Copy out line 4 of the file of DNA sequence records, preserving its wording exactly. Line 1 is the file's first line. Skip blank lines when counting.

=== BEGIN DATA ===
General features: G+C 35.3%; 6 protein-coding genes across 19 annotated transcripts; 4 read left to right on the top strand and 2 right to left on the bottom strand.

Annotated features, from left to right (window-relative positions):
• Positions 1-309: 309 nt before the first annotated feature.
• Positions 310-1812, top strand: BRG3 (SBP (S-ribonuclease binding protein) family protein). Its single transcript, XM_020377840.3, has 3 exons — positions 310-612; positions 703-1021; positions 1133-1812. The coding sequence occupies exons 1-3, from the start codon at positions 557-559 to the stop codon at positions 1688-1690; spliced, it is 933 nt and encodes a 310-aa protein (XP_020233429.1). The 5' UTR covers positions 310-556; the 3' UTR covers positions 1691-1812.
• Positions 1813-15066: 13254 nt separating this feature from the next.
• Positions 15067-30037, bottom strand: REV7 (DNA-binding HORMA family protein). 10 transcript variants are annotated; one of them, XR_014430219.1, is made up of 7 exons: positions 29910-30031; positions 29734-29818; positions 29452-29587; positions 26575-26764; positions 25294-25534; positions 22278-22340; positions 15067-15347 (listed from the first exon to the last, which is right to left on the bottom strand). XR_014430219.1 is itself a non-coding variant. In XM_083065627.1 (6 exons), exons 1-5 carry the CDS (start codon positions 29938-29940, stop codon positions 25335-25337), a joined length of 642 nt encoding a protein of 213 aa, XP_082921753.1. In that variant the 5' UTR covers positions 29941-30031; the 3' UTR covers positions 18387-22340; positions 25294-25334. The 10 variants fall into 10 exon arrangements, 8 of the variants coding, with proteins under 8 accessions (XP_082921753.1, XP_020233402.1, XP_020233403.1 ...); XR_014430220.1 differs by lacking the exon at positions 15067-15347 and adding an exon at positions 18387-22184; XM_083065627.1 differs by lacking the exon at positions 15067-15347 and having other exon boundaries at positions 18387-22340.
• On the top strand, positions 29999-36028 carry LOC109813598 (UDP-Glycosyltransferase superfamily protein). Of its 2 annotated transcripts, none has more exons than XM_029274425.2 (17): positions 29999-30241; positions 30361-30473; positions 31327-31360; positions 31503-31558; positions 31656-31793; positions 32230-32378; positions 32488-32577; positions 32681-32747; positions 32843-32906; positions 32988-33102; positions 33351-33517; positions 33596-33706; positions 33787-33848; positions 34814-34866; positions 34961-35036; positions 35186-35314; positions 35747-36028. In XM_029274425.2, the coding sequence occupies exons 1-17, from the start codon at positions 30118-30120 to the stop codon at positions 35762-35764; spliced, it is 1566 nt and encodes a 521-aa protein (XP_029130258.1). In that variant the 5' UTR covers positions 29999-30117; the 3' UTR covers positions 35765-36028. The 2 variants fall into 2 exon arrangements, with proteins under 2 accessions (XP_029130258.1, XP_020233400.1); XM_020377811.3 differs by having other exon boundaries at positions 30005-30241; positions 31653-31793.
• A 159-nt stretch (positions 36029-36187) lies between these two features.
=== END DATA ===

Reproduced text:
• Positions 310-1812, top strand: BRG3 (SBP (S-ribonuclease binding protein) family protein). Its single transcript, XM_020377840.3, has 3 exons — positions 310-612; positions 703-1021; positions 1133-1812. The coding sequence occupies exons 1-3, from the start codon at positions 557-559 to the stop codon at positions 1688-1690; spliced, it is 933 nt and encodes a 310-aa protein (XP_020233429.1). The 5' UTR covers positions 310-556; the 3' UTR covers positions 1691-1812.